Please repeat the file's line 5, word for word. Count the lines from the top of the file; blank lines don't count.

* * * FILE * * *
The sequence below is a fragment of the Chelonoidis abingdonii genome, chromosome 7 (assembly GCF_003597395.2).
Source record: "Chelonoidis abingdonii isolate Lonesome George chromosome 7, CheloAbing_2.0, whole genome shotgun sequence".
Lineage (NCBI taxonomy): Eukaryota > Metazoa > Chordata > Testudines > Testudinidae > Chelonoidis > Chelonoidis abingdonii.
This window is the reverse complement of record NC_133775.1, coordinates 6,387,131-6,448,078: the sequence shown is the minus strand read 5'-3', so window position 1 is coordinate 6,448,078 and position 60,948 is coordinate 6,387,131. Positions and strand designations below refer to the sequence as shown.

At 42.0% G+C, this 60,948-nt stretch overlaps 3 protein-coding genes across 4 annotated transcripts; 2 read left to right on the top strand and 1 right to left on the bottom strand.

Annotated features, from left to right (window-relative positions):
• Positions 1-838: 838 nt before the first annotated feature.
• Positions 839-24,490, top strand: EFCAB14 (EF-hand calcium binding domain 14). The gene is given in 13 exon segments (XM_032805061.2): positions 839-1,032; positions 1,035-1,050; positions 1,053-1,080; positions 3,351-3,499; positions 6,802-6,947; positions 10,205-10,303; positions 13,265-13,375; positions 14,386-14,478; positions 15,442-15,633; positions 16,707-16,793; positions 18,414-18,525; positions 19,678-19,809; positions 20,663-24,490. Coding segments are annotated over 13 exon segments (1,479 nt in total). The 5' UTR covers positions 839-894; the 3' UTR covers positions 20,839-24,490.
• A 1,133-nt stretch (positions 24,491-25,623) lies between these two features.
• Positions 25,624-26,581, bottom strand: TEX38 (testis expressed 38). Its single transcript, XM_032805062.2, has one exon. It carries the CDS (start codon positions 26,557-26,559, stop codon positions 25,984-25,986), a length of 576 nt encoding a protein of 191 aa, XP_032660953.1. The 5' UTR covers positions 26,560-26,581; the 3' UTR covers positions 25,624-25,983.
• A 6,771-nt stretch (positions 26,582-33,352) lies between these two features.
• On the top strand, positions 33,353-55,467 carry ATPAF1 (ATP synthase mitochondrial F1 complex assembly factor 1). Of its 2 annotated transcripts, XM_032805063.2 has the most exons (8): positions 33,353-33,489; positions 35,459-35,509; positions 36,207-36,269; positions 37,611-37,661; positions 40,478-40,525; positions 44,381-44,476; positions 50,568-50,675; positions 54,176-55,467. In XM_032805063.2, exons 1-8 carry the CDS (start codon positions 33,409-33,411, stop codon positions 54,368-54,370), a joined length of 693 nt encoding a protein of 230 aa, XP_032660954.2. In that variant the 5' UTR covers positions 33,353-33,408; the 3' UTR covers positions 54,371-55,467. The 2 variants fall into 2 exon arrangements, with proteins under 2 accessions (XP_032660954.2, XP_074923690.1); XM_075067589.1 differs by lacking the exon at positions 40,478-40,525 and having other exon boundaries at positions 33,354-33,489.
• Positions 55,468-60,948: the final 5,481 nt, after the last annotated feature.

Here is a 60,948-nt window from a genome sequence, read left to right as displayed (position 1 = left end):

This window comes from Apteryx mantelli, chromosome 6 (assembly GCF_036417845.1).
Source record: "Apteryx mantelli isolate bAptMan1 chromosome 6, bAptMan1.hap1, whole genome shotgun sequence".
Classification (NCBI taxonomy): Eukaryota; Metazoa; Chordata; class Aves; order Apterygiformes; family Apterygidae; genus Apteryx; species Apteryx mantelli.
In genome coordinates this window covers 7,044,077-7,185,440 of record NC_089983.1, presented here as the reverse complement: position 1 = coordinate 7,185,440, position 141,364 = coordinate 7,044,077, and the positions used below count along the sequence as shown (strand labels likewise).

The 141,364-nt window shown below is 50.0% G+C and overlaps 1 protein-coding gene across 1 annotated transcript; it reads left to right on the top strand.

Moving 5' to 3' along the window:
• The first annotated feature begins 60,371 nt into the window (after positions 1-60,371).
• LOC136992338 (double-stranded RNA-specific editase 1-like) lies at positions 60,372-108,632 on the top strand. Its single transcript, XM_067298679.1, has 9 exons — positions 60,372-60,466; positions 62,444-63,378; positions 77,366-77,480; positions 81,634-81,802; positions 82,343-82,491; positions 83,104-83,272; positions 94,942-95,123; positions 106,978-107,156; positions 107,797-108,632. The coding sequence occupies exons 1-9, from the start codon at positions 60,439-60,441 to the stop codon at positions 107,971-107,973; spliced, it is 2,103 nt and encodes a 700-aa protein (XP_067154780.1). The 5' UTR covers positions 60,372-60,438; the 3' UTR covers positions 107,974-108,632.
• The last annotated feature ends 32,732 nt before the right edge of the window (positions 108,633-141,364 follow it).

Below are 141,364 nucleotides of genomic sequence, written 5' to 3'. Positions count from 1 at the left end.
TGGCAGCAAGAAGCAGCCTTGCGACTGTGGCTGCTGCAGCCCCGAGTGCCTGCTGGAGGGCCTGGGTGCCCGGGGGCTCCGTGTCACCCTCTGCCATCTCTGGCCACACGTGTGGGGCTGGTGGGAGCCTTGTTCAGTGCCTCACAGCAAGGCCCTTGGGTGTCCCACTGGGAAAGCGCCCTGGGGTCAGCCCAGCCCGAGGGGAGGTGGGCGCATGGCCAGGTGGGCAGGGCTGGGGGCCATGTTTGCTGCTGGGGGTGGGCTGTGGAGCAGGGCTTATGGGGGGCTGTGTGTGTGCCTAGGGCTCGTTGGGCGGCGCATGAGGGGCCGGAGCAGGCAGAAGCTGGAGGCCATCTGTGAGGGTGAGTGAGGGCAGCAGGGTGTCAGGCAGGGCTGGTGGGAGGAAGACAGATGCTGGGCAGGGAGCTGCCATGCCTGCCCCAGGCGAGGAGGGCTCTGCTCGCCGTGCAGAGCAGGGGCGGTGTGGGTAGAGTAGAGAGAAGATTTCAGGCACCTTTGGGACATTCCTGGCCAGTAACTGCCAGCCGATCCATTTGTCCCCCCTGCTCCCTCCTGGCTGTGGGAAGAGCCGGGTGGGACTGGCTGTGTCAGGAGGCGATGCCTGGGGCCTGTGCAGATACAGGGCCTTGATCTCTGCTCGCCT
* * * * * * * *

At 42.0% G+C, this 60,948-nt stretch overlaps 3 protein-coding genes across 4 annotated transcripts; 2 read left to right on the top strand and 1 right to left on the bottom strand.